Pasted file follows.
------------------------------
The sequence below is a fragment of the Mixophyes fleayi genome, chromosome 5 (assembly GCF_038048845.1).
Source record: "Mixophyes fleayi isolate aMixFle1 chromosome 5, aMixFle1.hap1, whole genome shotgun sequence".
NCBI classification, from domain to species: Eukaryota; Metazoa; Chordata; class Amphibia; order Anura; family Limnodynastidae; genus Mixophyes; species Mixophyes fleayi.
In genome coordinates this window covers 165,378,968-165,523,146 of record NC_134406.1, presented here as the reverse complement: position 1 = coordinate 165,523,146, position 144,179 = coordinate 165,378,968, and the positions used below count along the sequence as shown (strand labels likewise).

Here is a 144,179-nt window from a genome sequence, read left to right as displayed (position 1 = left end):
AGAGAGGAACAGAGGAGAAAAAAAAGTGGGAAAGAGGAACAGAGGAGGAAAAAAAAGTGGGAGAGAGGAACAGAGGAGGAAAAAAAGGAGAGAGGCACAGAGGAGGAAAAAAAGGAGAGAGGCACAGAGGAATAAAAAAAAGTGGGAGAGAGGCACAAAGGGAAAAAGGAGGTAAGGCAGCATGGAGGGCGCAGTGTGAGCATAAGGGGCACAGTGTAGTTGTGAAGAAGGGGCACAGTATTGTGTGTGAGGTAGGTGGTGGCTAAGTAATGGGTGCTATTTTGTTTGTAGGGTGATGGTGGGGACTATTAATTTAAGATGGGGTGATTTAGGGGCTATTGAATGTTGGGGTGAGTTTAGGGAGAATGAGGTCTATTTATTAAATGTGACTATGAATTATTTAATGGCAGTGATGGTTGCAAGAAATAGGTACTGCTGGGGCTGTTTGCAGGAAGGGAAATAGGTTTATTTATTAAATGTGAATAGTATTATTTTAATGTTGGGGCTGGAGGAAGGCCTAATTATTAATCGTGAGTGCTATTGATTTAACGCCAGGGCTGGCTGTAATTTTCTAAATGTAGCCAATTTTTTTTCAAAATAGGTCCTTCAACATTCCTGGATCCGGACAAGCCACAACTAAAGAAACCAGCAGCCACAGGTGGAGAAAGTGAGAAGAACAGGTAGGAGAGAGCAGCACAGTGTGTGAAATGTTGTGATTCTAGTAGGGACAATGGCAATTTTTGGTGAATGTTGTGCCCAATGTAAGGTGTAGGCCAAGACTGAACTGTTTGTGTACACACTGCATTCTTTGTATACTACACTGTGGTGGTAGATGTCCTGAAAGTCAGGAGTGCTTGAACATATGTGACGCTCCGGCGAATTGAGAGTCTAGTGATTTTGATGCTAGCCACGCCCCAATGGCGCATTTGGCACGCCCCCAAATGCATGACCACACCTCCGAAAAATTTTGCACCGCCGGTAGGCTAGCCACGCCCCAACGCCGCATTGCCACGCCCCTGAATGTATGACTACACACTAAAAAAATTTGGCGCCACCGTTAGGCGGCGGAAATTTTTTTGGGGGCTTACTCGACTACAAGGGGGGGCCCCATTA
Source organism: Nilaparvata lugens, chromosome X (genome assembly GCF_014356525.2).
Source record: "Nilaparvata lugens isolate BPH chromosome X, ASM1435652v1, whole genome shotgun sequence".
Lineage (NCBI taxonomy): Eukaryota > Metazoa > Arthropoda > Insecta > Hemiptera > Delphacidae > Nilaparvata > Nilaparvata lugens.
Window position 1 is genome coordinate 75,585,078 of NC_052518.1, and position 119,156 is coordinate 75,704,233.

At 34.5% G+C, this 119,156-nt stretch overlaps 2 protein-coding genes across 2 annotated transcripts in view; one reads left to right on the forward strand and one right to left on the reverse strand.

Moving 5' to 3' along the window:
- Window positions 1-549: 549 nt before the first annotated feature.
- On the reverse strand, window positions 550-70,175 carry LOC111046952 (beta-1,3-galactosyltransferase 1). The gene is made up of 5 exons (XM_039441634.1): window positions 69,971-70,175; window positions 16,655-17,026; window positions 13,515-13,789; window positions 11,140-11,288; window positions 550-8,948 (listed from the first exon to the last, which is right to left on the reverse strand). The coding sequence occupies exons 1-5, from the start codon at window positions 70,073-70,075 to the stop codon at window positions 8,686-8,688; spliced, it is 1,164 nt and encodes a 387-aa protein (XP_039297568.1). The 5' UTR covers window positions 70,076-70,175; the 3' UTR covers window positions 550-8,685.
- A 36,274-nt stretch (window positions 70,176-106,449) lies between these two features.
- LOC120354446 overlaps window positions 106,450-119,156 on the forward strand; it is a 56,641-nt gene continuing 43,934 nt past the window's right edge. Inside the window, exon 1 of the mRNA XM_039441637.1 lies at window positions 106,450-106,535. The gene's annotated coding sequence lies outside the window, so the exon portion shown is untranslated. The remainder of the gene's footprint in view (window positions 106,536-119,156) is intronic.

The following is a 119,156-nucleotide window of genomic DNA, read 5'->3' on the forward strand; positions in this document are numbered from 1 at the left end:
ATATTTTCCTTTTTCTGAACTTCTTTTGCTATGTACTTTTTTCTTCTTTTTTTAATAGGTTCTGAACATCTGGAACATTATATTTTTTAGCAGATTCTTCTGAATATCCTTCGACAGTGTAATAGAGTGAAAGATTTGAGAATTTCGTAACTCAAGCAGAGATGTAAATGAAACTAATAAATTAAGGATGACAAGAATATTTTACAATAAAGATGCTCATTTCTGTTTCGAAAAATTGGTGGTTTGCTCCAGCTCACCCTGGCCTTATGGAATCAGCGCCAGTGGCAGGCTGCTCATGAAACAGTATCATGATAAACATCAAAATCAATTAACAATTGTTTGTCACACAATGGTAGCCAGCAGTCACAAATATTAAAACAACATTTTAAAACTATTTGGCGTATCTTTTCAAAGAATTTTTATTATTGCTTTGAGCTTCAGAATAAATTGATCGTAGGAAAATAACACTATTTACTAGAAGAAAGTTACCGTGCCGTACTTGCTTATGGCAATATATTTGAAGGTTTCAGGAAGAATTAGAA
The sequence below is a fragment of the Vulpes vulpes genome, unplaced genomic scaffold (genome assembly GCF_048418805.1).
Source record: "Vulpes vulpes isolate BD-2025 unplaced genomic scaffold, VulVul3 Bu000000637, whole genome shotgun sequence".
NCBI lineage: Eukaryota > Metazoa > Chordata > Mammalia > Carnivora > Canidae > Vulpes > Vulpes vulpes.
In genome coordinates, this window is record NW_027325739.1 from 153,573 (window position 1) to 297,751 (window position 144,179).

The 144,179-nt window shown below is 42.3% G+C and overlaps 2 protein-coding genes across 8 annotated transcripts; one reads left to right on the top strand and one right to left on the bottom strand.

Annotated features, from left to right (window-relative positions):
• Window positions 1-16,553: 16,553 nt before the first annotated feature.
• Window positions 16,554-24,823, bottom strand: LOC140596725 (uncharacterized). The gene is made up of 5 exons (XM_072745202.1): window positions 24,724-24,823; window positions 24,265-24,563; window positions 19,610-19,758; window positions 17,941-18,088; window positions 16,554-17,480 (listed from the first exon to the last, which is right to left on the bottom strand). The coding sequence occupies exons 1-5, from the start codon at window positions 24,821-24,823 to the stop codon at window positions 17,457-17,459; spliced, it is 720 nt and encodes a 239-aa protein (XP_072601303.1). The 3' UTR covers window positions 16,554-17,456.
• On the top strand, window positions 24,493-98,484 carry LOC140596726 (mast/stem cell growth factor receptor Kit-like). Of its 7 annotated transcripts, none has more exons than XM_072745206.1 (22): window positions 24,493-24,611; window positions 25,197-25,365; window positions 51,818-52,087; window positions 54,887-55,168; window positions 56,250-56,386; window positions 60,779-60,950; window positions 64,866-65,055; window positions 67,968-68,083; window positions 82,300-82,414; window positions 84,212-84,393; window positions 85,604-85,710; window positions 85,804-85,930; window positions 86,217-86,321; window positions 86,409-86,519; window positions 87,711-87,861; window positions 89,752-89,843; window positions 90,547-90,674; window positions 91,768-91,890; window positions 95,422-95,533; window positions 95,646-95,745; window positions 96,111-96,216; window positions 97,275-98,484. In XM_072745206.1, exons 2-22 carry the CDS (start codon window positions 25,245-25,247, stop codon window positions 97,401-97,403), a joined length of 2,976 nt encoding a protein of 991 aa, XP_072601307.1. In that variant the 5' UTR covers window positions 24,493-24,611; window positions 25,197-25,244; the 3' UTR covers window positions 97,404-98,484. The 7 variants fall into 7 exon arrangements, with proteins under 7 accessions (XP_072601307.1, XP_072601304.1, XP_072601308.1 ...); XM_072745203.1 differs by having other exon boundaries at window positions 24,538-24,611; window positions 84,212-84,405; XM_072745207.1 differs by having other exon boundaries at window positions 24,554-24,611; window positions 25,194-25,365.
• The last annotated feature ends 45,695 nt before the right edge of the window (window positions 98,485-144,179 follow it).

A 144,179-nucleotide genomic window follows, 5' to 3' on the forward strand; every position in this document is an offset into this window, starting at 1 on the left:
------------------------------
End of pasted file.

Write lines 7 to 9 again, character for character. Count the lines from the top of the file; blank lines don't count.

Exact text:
Source organism: Nilaparvata lugens, chromosome X (genome assembly GCF_014356525.2).
Source record: "Nilaparvata lugens isolate BPH chromosome X, ASM1435652v1, whole genome shotgun sequence".
Lineage (NCBI taxonomy): Eukaryota > Metazoa > Arthropoda > Insecta > Hemiptera > Delphacidae > Nilaparvata > Nilaparvata lugens.